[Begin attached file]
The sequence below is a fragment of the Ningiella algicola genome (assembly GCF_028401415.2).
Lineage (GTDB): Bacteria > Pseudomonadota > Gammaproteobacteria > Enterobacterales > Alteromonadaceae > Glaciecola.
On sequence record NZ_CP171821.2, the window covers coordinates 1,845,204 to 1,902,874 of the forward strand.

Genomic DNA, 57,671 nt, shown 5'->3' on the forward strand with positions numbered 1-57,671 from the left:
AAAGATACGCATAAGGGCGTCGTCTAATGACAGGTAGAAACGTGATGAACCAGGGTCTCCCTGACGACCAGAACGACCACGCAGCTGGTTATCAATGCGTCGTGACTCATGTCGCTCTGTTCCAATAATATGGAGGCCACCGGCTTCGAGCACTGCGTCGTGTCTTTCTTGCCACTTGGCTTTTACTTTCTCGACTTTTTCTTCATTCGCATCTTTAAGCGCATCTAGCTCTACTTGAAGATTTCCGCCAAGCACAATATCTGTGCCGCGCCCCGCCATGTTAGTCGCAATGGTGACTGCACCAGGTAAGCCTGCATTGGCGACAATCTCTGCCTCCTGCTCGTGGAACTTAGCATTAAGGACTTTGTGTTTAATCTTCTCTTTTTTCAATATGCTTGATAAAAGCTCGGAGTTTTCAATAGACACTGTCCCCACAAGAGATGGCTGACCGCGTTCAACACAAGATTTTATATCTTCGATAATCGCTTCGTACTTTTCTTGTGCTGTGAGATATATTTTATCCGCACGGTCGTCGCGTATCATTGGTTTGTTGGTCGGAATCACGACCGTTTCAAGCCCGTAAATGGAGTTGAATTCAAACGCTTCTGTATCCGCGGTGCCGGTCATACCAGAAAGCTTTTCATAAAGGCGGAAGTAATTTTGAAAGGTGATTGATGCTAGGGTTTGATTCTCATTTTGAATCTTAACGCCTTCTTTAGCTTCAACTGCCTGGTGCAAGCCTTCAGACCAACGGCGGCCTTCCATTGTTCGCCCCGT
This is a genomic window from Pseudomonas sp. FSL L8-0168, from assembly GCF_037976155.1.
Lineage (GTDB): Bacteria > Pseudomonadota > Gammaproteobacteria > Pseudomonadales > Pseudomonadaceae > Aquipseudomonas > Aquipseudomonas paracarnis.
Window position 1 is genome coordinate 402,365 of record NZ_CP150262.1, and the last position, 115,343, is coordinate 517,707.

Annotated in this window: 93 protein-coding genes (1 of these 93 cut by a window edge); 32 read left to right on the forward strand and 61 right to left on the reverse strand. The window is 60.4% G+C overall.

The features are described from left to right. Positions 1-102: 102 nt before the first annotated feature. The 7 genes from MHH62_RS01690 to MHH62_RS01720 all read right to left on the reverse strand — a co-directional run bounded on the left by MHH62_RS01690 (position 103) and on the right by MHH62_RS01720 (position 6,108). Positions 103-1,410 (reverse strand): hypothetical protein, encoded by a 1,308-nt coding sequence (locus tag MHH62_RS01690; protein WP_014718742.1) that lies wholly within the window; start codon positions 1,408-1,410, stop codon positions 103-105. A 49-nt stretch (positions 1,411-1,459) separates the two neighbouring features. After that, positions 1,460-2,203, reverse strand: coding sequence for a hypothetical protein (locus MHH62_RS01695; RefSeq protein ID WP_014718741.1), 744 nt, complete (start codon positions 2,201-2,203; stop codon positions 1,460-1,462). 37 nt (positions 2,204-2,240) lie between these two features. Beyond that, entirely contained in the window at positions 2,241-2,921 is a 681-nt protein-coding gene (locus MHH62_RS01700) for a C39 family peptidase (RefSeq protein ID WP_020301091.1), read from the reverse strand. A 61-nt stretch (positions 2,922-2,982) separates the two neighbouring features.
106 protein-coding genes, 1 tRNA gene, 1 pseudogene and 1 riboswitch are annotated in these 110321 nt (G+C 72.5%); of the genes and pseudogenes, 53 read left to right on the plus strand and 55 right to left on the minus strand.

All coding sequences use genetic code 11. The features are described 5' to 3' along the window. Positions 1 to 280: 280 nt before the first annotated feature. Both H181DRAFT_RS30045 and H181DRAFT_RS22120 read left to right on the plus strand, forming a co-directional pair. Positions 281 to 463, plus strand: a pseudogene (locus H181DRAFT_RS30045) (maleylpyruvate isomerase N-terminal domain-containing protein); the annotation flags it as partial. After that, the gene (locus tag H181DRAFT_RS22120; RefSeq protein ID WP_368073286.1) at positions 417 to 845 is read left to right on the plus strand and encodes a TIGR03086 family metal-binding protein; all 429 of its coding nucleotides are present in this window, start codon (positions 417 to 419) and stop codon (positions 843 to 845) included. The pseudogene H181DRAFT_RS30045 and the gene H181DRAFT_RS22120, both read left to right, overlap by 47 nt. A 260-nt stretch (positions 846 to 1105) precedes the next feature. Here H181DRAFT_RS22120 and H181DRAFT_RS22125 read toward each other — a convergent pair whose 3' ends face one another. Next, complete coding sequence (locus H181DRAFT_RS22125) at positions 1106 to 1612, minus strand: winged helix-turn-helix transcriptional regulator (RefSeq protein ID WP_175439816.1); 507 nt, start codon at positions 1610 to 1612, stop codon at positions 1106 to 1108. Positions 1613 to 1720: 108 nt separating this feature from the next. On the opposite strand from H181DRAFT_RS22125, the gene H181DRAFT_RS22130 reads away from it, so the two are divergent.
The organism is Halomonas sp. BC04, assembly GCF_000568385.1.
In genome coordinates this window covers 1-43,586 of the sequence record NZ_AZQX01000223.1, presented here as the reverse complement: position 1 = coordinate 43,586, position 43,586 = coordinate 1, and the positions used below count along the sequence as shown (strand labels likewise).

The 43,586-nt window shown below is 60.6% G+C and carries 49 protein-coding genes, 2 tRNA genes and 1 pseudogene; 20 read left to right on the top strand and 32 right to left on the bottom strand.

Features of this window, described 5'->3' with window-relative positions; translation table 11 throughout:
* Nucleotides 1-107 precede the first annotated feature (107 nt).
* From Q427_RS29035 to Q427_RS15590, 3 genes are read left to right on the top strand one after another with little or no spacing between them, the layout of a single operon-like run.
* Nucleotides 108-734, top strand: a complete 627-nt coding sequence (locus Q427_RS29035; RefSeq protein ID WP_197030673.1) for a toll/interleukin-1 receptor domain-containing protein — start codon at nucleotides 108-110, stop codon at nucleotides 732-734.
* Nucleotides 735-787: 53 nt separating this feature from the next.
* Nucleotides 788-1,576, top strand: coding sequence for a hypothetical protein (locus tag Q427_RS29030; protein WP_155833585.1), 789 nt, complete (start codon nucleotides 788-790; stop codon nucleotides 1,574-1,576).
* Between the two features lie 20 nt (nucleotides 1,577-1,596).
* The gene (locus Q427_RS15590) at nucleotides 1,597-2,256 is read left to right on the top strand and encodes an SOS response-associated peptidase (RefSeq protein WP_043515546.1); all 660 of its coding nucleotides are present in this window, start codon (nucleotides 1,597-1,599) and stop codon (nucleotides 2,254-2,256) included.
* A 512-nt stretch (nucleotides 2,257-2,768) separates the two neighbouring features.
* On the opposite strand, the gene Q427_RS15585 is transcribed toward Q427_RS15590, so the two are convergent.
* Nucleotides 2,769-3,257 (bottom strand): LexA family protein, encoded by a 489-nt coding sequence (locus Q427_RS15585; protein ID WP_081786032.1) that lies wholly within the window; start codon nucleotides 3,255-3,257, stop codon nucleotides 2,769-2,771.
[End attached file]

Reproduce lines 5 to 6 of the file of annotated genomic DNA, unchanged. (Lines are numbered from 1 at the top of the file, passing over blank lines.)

AAAGATACGCATAAGGGCGTCGTCTAATGACAGGTAGAAACGTGATGAACCAGGGTCTCCCTGACGACCAGAACGACCACGCAGCTGGTTATCAATGCGTCGTGACTCATGTCGCTCTGTTCCAATAATATGGAGGCCACCGGCTTCGAGCACTGCGTCGTGTCTTTCTTGCCACTTGGCTTTTACTTTCTCGACTTTTTCTTCATTCGCATCTTTAAGCGCATCTAGCTCTACTTGAAGATTTCCGCCAAGCACAATATCTGTGCCGCGCCCCGCCATGTTAGTCGCAATGGTGACTGCACCAGGTAAGCCTGCATTGGCGACAATCTCTGCCTCCTGCTCGTGGAACTTAGCATTAAGGACTTTGTGTTTAATCTTCTCTTTTTTCAATATGCTTGATAAAAGCTCGGAGTTTTCAATAGACACTGTCCCCACAAGAGATGGCTGACCGCGTTCAACACAAGATTTTATATCTTCGATAATCGCTTCGTACTTTTCTTGTGCTGTGAGATATATTTTATCCGCACGGTCGTCGCGTATCATTGGTTTGTTGGTCGGAATCACGACCGTTTCAAGCCCGTAAATGGAGTTGAATTCAAACGCTTCTGTATCCGCGGTGCCGGTCATACCAGAAAGCTTTTCATAAAGGCGGAAGTAATTTTGAAAGGTGATTGATGCTAGGGTTTGATTCTCATTTTGAATCTTAACGCCTTCTTTAGCTTCAACTGCCTGGTGCAAGCCTTCAGACCAACGGCGGCCTTCCATTGTTCGCCCCGT
This is a genomic window from Pseudomonas sp. FSL L8-0168, from assembly GCF_037976155.1.